2. Double-click on the Printers and Other Hardware icon. Look for the tab labeled Printers and Faxes and select it with a click. Locate the printer that you are trying to install. It may be represented by a generic icon with a yellow caution icon on it. Right click on the icon and select Properties from the menu that pops up.
  3. Select the Advanced button, and click on New Driver to open the Add Printer Driver Wizard. This program works in the same way as the Hardware Update Wizard, so follow the instructions for the previous installation method starting with step five.
  4. If your device isn’t shown when you open the Printers and Other Hardware window, look for “Add Device” on the left side to initiate the basic installation process.

 For scanners or cameras:

  1. Open the Control Panel once again by utilizing the Start Menu. Find the icon labeled Scanners and Cameras and give it a double-click.
  2. Find the device you are trying to install, or reconnect it if the computer isn’t recognizing it yet. Double clicking on the icon should open the Scanner and Camera Installation Wizard, which again runs in basically the same fashion as the original Hardware Update Wizard.
  3. If your device isn’t shown when you open the Scanners and Camera window, look for “Add Device” on the left side to initiate the basic installation process.

Your printer or camera may have specific software in addition to the Windows XP drivers that is necessary for transferring files. Check the manufacturer’s website to be sure that there are no additional files needed other than the drivers.

Help: The Sound on my Computer is not Working

April 21st, 2010 4 comments

The Sound on my computer is not working. What should I do?

OR

I can’t hear any sounds from the speakers or play any music on my computer. What is the problem?

There can be more than one reason, why the computer can’t play any sounds. These are discussed below.

If you have a desktop computer, it may or may not have a separate sound card. But in case of laptops, the sound card is integrated into the motherboard and cannot be removed, so some of the solutions may not apply to laptops.  Also, laptops come with built-in speakers, so the external speakers and cabling problems may not apply here, unless you use external speakers or headphones.

So, where do you start, when you can’t hear any sounds from your computer? Try the steps given below, one by one.

1. Reboot the computer

Before we start with the solutions, did you try the simplest solution first? Rebooting or restarting the computer is the simplest solution and should be tried first. If you didn’t already reboot, try it now. The sounds may just work after a reboot.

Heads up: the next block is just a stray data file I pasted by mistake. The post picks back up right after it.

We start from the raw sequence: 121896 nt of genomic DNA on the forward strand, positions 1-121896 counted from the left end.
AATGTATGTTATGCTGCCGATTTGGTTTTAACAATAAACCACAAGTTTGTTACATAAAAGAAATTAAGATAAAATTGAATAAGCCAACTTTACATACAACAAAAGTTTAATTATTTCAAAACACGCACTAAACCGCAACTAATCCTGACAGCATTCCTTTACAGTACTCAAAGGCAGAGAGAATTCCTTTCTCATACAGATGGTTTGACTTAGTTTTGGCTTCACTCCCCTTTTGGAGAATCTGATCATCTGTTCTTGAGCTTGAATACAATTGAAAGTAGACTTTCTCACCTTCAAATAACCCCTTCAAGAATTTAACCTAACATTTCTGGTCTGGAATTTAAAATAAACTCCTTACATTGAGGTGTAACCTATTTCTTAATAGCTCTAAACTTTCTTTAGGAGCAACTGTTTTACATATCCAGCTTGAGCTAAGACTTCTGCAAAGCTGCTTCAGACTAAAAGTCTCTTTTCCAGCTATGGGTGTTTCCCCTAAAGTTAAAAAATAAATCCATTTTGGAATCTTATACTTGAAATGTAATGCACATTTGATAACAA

2. Enable the System Sounds

Can you hear the Windows startup sounds from the computer? If you can hear the Windows startup and shutdown sounds, the sound card is working fine. If you can’t hear any startup sounds, enable the System Sounds from the Control Panel, if they are disabled.

Enable_System_Sounds
Enable System Sounds. (Click for a larger image)

If you aren’t able to enable the system sounds and they are grayed out, you may need to reinstall the sound driver.

3. Is the problem only with an audio CD?

Are you trying to play an audio CD, and not getting any sound? If you can hear the System Sounds, but can’t hear anything from the audio CD, even though your audio player software shows that it’s playing the disc, the problem is most likely with the digital cable (see image 1 below) that goes from the CD/DVD drive to the sound card (image 2 below) (or to the motherboard).

One side of this cable goes into the back of the CD/DVD drive and the other goes into the sound card or on to the motherboard (in case of motherboards with built-in sound).

CD_DVD_Digital_Audio_Cable   CD_DVD_Connectors
Digital Audio Cable                IDE CD/DVD Connectors
 

4. Are the speakers properly connected?

Are the speakers connected to the proper sound port / jack, at the back of the computer? Are they powered ON? External speakers generally have a separate power adapter, which plugs into the wall socket or any other power source. Is the speaker volume control, set to a comfortable level? If not, turn it to the middle position.

If in doubt, test your speakers by connecting them to another sound device like CD/DVD player or a radio/tape player, or any sound source. If you can hear sounds from the speakers, they are fine.

Check that the speaker pin is connected to the green jack at the back of the computer.

Sound_Card_Jacks
Sound Card Jacks